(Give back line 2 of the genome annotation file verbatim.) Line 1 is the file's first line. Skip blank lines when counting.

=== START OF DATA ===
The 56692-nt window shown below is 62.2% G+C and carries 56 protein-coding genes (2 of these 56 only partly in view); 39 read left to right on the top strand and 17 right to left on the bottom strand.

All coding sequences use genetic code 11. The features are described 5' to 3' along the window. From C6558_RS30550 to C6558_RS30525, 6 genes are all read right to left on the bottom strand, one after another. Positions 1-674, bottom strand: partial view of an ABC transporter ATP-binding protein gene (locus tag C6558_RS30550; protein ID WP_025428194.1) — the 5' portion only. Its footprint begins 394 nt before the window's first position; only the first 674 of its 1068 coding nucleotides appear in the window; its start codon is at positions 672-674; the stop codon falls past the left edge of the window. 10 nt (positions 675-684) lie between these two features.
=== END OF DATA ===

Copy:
All coding sequences use genetic code 11. The features are described 5' to 3' along the window. From C6558_RS30550 to C6558_RS30525, 6 genes are all read right to left on the bottom strand, one after another. Positions 1-674, bottom strand: partial view of an ABC transporter ATP-binding protein gene (locus tag C6558_RS30550; protein ID WP_025428194.1) — the 5' portion only. Its footprint begins 394 nt before the window's first position; only the first 674 of its 1068 coding nucleotides appear in the window; its start codon is at positions 672-674; the stop codon falls past the left edge of the window. 10 nt (positions 675-684) lie between these two features.